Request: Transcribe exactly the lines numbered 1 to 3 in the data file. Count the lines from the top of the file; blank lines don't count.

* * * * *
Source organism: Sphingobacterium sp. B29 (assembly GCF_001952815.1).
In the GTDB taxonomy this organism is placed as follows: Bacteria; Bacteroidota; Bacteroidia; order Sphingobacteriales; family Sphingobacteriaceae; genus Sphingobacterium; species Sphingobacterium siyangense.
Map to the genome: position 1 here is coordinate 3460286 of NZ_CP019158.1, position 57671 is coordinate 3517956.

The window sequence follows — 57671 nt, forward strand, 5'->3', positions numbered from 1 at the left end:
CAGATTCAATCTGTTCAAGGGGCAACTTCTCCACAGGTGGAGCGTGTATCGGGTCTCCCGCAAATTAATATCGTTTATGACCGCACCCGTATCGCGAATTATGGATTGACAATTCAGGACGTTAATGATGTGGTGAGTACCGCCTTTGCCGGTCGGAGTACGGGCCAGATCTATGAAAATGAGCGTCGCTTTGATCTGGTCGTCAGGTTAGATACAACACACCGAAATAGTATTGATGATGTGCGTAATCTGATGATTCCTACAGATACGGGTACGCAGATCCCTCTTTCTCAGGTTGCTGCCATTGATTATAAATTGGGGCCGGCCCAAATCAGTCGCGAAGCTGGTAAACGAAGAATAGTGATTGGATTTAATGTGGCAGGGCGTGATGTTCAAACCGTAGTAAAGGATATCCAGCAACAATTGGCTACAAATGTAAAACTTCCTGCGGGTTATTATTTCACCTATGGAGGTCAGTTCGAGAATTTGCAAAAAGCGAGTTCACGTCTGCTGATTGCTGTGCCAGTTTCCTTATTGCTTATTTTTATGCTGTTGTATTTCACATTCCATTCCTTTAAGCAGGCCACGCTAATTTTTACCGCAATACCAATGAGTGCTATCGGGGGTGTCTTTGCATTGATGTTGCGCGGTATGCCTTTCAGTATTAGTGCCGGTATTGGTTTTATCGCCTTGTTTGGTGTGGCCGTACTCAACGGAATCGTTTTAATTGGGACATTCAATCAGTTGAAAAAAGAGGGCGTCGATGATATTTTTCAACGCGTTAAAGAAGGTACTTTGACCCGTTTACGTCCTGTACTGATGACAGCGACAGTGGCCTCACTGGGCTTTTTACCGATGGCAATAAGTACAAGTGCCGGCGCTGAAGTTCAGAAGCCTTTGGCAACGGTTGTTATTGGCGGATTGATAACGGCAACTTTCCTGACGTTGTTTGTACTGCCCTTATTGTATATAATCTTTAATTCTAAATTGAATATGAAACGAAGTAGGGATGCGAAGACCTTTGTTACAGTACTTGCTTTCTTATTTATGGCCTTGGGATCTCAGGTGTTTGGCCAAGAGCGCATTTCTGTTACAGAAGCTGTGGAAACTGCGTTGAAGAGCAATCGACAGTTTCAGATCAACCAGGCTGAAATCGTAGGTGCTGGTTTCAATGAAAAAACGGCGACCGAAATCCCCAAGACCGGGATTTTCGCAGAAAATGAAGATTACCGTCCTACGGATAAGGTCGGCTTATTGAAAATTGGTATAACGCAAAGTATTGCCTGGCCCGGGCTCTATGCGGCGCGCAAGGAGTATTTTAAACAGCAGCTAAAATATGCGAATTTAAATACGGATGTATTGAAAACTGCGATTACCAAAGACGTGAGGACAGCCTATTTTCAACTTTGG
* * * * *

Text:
Source organism: Sphingobacterium sp. B29 (assembly GCF_001952815.1).
In the GTDB taxonomy this organism is placed as follows: Bacteria; Bacteroidota; Bacteroidia; order Sphingobacteriales; family Sphingobacteriaceae; genus Sphingobacterium; species Sphingobacterium siyangense.
Map to the genome: position 1 here is coordinate 3460286 of NZ_CP019158.1, position 57671 is coordinate 3517956.